17 March 2011


Written by Published in Issue 26 - Naked Read 4060 times

Think Patagonia, think duality. Not so much an advertiser’s travel brief but a film director’s ‘road movie’, Cardiff-born Marc Evans’s film Patagonia reflects on many contrasts...

Set amid glorious panoramic landscapes – the verdant Welsh hills and the golden wilderness of Patagonia – at the southernmost tip of Argentina, the film acknowledges aspirations of an earlier age. In 19th-century Wales, hardship encouraged many to abandon their homeland in search of a better life. Concerns about losing characteristics of language, custom and religion convinced many of the need for an insular Welsh settlement in which national identity could thrive. In 1865 the Mimosa sailed for a new land, where pioneers could be free to live according to their own values and beliefs. They sought their utopia in an arid and desolate landscape: Patagonia.

Evans’s film interweaves the passionate yearnings of two contemporary women seeking personal fulfilment. Thirtysomething Gwen (Nia Roberts) from Cardiff is having difficulty conceiving a child with her long-term boyfriend, Rhys (Matthew Gravelle). When he is sent to Welsh Patagonia on a photographic assignment, Gwen decides to accompany him, hopeful that the romantic isolation will allow their relationship to flourish again.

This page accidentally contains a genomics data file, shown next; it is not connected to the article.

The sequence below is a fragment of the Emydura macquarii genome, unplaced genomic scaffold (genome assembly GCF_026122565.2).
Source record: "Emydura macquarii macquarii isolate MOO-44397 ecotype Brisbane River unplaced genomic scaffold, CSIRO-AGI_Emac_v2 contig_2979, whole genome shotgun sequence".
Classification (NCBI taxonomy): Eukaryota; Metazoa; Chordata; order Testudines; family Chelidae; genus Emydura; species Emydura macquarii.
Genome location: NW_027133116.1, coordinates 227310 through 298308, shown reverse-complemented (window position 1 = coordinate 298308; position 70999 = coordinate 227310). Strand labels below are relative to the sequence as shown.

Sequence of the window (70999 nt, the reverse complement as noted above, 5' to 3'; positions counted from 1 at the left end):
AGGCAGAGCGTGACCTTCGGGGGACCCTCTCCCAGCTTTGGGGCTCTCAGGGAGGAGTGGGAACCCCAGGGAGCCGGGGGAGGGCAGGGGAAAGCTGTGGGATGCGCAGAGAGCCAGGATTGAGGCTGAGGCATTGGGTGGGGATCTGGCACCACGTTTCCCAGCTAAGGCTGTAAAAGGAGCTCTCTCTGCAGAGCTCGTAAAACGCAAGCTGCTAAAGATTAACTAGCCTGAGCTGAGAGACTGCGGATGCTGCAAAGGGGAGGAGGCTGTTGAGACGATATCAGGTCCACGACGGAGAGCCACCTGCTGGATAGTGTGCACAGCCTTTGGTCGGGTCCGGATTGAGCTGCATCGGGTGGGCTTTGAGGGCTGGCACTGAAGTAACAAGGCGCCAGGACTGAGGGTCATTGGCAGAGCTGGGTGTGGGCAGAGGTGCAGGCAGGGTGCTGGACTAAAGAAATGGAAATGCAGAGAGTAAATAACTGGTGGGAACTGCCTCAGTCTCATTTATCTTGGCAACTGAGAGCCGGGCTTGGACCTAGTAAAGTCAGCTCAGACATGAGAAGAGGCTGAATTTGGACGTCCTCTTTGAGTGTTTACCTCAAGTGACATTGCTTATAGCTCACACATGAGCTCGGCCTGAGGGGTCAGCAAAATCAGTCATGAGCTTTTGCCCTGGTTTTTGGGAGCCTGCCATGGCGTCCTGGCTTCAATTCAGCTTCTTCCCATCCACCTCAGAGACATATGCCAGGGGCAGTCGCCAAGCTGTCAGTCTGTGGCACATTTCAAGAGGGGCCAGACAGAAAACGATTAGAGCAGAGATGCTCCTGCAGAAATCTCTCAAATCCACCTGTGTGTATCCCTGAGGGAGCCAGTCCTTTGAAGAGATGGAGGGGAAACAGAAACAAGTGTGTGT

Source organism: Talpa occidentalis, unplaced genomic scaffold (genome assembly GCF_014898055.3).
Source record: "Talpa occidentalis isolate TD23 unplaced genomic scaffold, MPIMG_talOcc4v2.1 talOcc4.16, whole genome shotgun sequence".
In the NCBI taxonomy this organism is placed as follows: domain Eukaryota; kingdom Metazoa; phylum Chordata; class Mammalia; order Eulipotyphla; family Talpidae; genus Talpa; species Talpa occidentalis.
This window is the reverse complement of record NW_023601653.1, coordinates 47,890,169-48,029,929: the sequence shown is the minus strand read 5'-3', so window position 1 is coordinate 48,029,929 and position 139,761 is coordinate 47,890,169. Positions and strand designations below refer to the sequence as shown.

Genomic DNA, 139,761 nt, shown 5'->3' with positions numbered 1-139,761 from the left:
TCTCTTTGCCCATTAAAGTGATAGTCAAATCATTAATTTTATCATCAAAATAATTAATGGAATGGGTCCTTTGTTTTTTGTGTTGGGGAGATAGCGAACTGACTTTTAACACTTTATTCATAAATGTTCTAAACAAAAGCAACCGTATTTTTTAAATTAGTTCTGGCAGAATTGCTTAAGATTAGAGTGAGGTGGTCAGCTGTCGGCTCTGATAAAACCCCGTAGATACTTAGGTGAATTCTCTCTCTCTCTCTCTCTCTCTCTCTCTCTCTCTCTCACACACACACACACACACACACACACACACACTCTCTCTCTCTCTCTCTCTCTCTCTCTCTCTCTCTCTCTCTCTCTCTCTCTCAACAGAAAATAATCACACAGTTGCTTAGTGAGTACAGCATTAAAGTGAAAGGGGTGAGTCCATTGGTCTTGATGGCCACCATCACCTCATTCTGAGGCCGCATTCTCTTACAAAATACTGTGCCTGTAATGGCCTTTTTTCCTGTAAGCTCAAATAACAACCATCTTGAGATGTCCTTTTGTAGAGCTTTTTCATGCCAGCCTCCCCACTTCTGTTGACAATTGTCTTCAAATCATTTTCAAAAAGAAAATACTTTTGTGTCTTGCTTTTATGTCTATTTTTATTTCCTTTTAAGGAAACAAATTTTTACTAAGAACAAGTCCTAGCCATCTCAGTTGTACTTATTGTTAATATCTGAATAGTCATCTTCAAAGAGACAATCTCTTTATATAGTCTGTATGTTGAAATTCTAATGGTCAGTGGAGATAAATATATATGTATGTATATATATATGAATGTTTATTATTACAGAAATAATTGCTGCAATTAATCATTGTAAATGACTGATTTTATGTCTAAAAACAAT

Just as life on the prairie for the earliest pioneers proved complicated – interaction with indigenous tribal people became their means of survival – so it seems to be for Gwen. She is drawn for her immediate salvation towards Mateo (Matthew Rhys), a handsome, spirited young Welsh Patagonian who acts as their guide in this landscape of possibilities. The intense sexual chemistry between these two characters is credibly portrayed, as is

the tension of the romantic triangle they help to create. Simultaneously, although more certain of her own future, strong-minded but ailing Cerys (Marta Lubos), an elderly Argentinian, embarks on her own personal quest in the opposite direction, to the north of Wales. With her she carries a faded photograph of a young woman posing outside a farmhouse in the hills. This is Cerys’s mother, who sinned out of wedlock and for her shame was sent to live with relatives in Patagonia.

Cerys seeks to solve a lifelong mystery by discovering her origins. Her strong faith that she will find her way ‘home’ compensates for her failing sight. She is accompanied by a reluctant youth, Alejandro (Nahuel Perez Biscayart) who gradually learns to embrace new challenges, especially that of attractive Welsh student, Sissy (played by singer Duffy in her debut role).

Whereas Cerys’s story is all about her uncertain past, Gwen’s is focused on her undecided future.

Beautiful cinematography (Robbie Ryan) does justice to both spectacular locations, which is matched by a suitably evocative soundtrack (Joseph LoDuca) drawing the two remote terrains inexorably together. Authentically moving between languages, Spanish and Welsh, the characters retain their unique fascination. Links between Wales and Patagonia remain strong. Evans’s moving film explores the culture and landscape of two distant lands, drawn together through the very human stories of two women. The climax of their expeditions is poignant, and well worth the emotional journey.

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